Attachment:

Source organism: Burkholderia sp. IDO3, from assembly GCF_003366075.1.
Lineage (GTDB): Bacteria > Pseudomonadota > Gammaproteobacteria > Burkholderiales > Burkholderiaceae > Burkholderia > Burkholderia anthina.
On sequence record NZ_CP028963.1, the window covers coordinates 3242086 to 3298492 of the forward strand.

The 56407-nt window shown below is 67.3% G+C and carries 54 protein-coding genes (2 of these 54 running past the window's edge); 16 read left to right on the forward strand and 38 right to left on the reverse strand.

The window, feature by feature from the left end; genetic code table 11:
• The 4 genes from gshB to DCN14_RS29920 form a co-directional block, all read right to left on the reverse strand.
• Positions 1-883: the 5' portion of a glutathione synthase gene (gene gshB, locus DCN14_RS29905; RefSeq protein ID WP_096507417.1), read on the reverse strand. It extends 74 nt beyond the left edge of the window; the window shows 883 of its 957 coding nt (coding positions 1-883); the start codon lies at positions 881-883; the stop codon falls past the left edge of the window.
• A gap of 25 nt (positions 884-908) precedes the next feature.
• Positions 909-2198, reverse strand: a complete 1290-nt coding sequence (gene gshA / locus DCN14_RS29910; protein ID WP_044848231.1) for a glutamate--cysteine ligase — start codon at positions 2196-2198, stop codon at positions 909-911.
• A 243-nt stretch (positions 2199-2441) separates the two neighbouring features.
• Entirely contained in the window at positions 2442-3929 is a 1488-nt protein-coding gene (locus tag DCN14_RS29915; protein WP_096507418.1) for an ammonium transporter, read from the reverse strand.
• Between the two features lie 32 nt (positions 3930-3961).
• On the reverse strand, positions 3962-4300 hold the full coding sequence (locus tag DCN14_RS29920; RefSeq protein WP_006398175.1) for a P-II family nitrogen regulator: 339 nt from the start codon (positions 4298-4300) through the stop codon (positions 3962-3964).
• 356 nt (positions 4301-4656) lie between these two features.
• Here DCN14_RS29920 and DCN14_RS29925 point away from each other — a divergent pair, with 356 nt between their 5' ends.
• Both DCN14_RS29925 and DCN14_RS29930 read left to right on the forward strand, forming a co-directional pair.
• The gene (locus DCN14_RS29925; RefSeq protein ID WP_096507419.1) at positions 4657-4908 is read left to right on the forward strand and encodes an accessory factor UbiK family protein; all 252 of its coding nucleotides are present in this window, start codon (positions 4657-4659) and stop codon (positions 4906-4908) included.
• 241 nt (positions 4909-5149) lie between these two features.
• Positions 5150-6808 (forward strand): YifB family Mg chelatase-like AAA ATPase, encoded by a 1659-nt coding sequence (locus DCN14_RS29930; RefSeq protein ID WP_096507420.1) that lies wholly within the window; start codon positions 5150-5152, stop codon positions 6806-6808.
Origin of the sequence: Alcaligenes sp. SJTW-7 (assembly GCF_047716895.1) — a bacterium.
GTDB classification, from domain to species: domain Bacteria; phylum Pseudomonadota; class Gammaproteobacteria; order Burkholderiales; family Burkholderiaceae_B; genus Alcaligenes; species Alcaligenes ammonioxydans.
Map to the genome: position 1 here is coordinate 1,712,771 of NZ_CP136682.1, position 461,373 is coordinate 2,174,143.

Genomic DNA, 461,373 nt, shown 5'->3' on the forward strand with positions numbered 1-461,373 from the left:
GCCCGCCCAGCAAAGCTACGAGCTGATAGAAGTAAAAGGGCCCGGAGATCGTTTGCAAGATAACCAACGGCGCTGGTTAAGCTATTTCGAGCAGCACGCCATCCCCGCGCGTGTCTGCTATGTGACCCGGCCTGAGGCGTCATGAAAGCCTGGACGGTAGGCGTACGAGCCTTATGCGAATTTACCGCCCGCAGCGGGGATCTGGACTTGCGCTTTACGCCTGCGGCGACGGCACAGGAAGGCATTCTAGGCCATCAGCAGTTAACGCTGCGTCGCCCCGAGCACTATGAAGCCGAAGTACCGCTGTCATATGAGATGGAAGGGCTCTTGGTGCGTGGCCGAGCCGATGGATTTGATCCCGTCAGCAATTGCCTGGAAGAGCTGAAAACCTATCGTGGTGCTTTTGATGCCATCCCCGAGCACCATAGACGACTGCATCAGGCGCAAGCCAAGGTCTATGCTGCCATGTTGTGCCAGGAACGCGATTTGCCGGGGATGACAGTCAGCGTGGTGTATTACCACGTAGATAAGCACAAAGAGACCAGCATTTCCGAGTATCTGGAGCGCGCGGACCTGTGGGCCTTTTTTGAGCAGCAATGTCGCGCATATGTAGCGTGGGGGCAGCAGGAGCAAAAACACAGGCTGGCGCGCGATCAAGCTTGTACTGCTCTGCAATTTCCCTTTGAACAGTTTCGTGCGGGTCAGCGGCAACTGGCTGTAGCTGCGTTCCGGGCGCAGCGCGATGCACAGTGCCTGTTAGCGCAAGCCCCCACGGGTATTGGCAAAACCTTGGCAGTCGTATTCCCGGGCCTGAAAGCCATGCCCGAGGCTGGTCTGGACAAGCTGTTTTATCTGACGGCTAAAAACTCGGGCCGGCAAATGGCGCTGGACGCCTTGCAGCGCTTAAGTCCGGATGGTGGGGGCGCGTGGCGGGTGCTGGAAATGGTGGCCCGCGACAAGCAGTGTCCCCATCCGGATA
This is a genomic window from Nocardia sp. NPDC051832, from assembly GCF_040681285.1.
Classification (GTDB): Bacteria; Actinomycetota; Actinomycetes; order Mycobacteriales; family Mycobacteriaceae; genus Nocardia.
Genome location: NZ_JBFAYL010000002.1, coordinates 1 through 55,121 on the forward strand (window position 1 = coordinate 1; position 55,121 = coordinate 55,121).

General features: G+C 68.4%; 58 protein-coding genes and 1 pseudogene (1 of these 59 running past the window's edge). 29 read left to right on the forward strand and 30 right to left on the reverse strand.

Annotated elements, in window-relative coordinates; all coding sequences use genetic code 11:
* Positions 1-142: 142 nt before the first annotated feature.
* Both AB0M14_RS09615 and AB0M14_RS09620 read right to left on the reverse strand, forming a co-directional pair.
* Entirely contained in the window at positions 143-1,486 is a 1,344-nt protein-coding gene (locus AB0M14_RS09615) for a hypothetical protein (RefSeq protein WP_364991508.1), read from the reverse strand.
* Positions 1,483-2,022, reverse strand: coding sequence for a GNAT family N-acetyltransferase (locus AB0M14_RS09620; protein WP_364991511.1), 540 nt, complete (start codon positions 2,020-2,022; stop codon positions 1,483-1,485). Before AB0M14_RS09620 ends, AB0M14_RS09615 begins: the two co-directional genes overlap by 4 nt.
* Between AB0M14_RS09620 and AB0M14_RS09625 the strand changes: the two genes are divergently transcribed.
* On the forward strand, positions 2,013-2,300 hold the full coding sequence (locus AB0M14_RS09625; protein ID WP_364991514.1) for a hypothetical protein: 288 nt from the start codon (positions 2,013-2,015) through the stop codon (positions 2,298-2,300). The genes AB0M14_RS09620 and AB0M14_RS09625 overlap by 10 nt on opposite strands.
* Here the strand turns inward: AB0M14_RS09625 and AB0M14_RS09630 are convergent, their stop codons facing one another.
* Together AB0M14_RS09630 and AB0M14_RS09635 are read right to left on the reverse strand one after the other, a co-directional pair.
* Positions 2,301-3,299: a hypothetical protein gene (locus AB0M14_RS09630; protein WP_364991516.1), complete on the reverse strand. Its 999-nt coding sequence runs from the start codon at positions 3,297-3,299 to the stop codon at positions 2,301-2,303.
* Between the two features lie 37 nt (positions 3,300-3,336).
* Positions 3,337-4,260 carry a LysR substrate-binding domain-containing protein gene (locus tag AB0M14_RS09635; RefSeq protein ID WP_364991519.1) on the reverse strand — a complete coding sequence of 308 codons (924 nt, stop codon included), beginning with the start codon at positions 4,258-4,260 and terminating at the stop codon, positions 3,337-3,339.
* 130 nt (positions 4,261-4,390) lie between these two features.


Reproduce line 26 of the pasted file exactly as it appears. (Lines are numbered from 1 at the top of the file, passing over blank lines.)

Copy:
Classification (GTDB): Bacteria; Actinomycetota; Actinomycetes; order Mycobacteriales; family Mycobacteriaceae; genus Nocardia.